... was a bad player, used to say, "I have the administration of the world and am equal to it, whereas I am straitened in the ordering of a space of two spans by two spans." The "board" was then "a square field ...
— The Book of the Thousand Nights and a Night, Volume 1 • Richard F. Burton

... corn and grain, and go to mill. Accordingly, after he had got through with his morning's work of taking care of the stock, he took a half-bushel measure, and several bags, and went into the granary. The granary was a small, square building, with narrow boards and wide cracks between them on the south side. The building itself was mounted on posts at the four corners, with flat stones upon the top of the posts, for the ...
— Jonas on a Farm in Winter • Jacob Abbott

... obeyed. In another seven or eight minutes there loomed up, on the left hand, the dim outline of Mr. Saffron's abode—the square cottage with the odd ...
— The Secret of the Tower • Hope, Anthony

... I remarked. There were books all round the room, and one of those whirligig square book-cases. I saw in front a Bible and a Concordance, Shakespeare and Mrs. Cowden Clarke's book, and other classical works and books of grave aspect. I contrived to give it a turn, and on the side next the wall I got a glimpse of Barnum's Rhyming Dictionary, and several Dictionaries of Quotations ...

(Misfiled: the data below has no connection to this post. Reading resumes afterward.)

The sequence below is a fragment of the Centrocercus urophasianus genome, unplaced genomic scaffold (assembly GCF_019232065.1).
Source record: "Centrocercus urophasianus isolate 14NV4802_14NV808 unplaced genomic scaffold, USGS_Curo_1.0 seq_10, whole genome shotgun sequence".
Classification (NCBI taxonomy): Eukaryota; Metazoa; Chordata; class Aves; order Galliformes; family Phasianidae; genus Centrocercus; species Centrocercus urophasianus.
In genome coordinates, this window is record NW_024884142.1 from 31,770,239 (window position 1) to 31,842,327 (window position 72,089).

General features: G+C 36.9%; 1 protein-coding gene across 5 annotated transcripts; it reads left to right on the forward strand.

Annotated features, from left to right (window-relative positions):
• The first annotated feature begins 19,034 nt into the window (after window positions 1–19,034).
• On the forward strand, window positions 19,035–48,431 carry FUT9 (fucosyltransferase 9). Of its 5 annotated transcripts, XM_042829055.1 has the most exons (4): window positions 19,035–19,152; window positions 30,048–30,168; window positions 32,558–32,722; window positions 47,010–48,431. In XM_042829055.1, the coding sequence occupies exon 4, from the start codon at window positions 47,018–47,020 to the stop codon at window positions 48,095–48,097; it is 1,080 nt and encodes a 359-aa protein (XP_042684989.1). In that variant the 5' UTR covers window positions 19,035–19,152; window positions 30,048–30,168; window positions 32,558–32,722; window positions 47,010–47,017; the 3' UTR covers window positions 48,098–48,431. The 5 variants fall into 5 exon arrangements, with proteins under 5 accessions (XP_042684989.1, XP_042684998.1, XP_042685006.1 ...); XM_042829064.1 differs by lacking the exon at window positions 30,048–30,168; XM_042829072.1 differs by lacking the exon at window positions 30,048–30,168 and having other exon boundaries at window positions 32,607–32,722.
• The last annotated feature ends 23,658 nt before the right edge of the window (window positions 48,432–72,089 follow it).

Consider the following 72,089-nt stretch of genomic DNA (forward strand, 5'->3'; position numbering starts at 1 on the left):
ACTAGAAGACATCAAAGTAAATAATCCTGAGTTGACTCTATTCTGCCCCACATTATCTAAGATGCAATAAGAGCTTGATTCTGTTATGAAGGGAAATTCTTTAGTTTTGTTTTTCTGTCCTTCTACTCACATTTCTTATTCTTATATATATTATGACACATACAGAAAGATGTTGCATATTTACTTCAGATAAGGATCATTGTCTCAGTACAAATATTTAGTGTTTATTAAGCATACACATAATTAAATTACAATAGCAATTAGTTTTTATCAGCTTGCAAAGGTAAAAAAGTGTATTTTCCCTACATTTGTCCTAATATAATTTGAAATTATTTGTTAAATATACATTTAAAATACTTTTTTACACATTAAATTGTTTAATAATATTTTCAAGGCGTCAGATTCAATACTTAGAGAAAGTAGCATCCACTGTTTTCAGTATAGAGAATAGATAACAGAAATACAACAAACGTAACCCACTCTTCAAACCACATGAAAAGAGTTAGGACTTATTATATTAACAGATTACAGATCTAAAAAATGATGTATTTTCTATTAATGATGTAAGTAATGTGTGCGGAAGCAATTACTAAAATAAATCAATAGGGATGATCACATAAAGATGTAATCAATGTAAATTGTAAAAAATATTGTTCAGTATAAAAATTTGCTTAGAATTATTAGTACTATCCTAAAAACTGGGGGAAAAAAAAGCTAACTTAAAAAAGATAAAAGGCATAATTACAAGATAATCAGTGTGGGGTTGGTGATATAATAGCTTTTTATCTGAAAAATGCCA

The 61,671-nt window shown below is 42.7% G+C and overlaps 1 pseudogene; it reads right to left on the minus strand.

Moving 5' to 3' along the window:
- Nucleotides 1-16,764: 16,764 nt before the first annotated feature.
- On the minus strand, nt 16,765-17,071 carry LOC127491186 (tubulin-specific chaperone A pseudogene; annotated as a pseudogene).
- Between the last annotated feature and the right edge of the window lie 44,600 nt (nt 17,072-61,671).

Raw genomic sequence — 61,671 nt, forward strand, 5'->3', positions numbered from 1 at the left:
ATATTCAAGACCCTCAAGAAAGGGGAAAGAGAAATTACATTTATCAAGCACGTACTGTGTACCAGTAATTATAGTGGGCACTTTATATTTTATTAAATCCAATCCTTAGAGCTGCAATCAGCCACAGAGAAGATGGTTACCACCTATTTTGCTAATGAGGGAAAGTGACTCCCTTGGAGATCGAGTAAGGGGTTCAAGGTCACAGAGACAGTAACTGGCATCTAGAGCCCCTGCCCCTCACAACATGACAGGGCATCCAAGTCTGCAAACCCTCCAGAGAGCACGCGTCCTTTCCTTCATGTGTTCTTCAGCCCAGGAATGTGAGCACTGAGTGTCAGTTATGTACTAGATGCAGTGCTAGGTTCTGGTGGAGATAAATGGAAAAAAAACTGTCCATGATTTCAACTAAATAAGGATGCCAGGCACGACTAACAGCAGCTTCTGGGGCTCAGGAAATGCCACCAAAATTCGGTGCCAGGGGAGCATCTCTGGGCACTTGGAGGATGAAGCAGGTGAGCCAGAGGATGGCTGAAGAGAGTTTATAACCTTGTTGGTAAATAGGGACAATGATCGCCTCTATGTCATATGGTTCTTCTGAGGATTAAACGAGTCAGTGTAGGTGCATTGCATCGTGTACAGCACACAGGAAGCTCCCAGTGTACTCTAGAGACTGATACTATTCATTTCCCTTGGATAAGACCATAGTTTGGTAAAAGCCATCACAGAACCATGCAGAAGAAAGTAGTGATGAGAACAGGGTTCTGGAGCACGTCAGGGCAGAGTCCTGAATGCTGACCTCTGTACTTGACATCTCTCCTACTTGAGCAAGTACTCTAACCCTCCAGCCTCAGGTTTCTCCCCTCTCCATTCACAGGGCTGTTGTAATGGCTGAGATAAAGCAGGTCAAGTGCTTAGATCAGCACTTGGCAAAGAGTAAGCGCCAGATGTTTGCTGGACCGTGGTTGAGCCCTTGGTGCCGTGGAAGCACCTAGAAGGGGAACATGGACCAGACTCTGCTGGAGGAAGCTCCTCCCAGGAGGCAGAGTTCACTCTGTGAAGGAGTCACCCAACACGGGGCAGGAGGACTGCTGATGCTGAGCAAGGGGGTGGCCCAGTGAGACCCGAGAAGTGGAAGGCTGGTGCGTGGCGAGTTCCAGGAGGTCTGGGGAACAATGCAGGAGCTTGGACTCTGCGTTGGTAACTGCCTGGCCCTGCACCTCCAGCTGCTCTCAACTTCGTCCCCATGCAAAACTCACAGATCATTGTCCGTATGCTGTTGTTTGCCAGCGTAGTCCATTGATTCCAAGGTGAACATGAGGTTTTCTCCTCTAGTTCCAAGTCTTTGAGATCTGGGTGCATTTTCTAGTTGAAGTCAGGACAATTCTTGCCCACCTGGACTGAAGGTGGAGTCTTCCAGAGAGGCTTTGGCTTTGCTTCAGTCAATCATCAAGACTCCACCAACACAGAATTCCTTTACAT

— The Autocrat of the Breakfast-Table • Oliver Wendell Holmes, Sr. (The Physician and Poet not the Jurist)

... and, like nearly all islands great and small in southern Maine, the firs, pines and spruce grew to the very edge of the water. It reminded one of the patches of green earth in Europe where the frugal owners do not allow a square inch to go ...
— The Launch Boys' Adventures in Northern Waters • Edward S. Ellis

... son, took up the first ten of the thirty minutes allowed him to converse with his friends. The rest was filled with bitter invectives against the authors of his harsh treatment. His outer room is but a very mean one, not more than twelve feet square, a dark, close bed-room adjoining, both indifferently furnished, and a few books on his table; no pen and ink or newspaper has been yet allowed him, but he has a pencil and a memorandum book, in which he occasionally notes things. The warden of the Tower, and ...